CAMBRIDGE, Mass. -- MIT neuroscientists have shown that an enzyme overproduced in the brains of Alzheimer's patients creates a blockade that shuts off genes necessary to form new memories. Furthermore, by inhibiting that enzyme in mice, the researchers were able to reverse Alzheimer's symptoms.
The finding suggests that drugs targeting the enzyme, known as HDAC2, could be a promising new approach to treating the disease, which affects 5.4 million Americans. The number of Alzheimer's victims worldwide is expected to double every 20 years, and President Barack Obama recently set a target date of 2025 to find an effective treatment.
Li-Huei Tsai, leader of the research team, says that HDAC2 inhibitors could help achieve that goal, though it would likely take at least 10 years to develop and test such drugs.
"I would really strongly advocate for an active program to develop agents that can contain HDAC2 activity," says Tsai, director of the Picower Institute for Learning and Memory at MIT. "The disease is so devastating and affects so many people, so I would encourage more people to think about this."
Tsai and her colleagues report the findings in the Feb. 29 online edition of Nature. Lead author of the paper is Johannes Gräff, a postdoc at the Picower Institute.
Histone deacetylases (HDACs) are a family of 11 enzymes that control gene regulation by modifying histones — proteins around which DNA is spooled, forming a structure called chromatin. When HDACs alter a histone through a process called deacetylation, chromatin becomes more tightly packaged, making genes in that region less likely to be expressed.
HDAC inhibitors can reverse this effect, opening up the DNA and allowing it to be transcribed.
In previous studies, Tsai had shown that HDAC2 is a key regulator of learning and memory. In the new study, her team discovered that inhibiting HDAC2 can reverse Alzheimer's symptoms in mice.
The researchers found that in mice with Alzheimer's symptoms, HDAC2 (but not other HDACs) is overly abundant in the hippocampus, where new memories are formed. HDAC2 was most commonly found clinging to genes involved in synaptic plasticity — the brain's ability to strengthen and weaken connections between neurons in response to new information, which is critical to forming memories. In the affected mice, those genes also had much lower levels of acetylation and expression.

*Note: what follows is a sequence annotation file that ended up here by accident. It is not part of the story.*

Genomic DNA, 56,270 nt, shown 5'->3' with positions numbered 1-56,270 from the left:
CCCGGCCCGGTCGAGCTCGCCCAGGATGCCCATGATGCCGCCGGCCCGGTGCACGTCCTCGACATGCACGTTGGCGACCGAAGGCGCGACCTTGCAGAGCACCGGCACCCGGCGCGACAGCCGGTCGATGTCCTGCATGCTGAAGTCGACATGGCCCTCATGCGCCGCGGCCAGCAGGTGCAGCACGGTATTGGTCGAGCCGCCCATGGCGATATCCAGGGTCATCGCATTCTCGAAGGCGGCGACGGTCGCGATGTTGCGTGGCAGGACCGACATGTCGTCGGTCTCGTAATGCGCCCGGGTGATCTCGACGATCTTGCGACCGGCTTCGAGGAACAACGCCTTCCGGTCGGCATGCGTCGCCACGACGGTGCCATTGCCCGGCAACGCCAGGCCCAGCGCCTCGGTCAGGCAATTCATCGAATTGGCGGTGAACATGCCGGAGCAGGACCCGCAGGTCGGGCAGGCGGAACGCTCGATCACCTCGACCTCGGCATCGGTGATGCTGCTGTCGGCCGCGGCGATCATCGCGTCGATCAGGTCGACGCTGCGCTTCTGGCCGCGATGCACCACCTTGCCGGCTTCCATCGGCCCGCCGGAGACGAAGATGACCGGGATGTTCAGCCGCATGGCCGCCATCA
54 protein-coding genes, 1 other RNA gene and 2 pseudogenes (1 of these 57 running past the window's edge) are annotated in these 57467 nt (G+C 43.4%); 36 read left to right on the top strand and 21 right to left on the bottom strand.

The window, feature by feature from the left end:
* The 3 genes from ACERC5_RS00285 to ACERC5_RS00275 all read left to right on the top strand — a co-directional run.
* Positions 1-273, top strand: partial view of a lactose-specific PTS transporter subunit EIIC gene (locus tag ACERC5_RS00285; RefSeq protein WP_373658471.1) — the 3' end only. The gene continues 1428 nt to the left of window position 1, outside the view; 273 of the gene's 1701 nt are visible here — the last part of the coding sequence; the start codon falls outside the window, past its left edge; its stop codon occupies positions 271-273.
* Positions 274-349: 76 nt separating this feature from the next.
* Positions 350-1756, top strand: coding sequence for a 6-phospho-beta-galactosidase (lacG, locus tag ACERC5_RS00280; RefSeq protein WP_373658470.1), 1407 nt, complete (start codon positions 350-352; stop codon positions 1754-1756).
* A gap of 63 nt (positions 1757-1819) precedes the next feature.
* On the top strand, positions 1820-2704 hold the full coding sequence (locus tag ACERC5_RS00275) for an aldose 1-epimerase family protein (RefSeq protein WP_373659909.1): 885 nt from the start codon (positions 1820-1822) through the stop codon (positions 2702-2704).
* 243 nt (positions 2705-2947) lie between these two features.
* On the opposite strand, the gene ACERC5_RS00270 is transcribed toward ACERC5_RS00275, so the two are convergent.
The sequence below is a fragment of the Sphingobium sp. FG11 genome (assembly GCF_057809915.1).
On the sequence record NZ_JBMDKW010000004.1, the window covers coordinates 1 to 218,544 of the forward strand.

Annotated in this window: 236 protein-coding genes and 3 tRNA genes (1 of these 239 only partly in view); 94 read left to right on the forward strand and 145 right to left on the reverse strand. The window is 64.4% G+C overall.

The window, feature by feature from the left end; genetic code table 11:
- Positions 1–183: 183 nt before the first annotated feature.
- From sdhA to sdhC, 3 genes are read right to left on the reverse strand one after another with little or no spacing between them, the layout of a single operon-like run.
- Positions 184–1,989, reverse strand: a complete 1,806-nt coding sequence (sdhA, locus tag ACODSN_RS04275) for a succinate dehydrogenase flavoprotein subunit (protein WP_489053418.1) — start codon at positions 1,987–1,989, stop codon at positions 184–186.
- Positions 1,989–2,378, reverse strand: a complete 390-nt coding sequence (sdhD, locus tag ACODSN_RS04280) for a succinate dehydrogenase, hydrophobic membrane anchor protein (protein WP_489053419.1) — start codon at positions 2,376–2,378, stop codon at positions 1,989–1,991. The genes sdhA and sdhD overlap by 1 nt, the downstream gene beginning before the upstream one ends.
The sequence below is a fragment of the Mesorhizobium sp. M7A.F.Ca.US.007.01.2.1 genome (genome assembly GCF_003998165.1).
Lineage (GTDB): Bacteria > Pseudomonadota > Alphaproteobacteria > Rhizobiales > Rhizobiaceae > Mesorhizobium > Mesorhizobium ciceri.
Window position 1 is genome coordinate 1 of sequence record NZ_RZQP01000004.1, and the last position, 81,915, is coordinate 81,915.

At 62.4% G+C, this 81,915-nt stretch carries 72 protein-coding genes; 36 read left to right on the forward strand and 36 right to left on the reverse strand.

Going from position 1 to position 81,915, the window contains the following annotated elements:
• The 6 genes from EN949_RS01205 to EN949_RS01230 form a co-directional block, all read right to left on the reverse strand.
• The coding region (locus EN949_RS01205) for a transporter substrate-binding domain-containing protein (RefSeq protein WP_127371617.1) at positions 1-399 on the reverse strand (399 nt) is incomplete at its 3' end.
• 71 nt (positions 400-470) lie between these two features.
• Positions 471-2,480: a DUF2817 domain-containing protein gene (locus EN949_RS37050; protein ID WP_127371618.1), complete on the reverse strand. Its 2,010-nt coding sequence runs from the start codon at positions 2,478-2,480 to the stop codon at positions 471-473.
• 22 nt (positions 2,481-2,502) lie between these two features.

"It's not just one or two genes, it's a group of genes that work in concert to control different phases of memory formation," Tsai says. "With such a blockade, the brain really loses the ability to quickly respond to stimulation. You can imagine that this creates a huge problem in terms of learning and memory functions, and perhaps other cognitive functions."
The researchers then shut off HDAC2 in the hippocampi of mice with Alzheimer's symptoms, using a molecule called short hairpin RNA, which can be designed to bind to messenger RNA — the molecule that carries genetic instructions from DNA to the rest of the cell.
With HDAC2 activity reduced, histone acetylation resumed, allowing genes required for synaptic plasticity and other learning and memory processes to be expressed. In treated mice, synaptic density was greatly increased and the mice regained normal cognitive function.
"This result really advocates for the notion that if there is any agent that can selectively down-regulate HDAC2, it's going to be very beneficial," Tsai says.
The researchers also analyzed postmortem brains of Alzheimer's patients and found elevated levels of HDAC2 in the hippocampus and entorhinal cortex, which play important roles in memory storage.
Reversing the blockade
The findings may explain why drugs that clear beta-amyloid proteins from the brains of Alzheimer's patients have offered only modest, if any, improvements in clinical trials, Tsai says.
Beta-amyloid proteins are known to clump in the brains of Alzheimer's patients, interfering with a type of cell receptor needed for synaptic plasticity. The new study shows that beta amyloid also stimulates production of HDAC2, possibly initiating the blockade of learning and memory genes.
"We think that once this epigenetic blockade of gene expression is in place, clearing beta amyloid may not be sufficient to restore the active configuration of the chromatin," Tsai says.
The appeal of HDAC2 inhibitors, Tsai says, is that they could conceivably reverse symptoms even after the blockade is well-established. However, much more drug development has to take place before such a compound could enter clinical trials. "It's really hard to predict," Tsai says. "Clinical trials would probably be five years down the line. And if everything goes well, to become an approved drug would probably take at least 10 years."
Some general HDAC inhibitors, not specific to HDAC2, have been tested in clinical trials as cancer drugs. However, to treat Alzheimer's, a more selective approach is needed, Tsai says. "You want something as selective as possible, and as safe as possible," she says.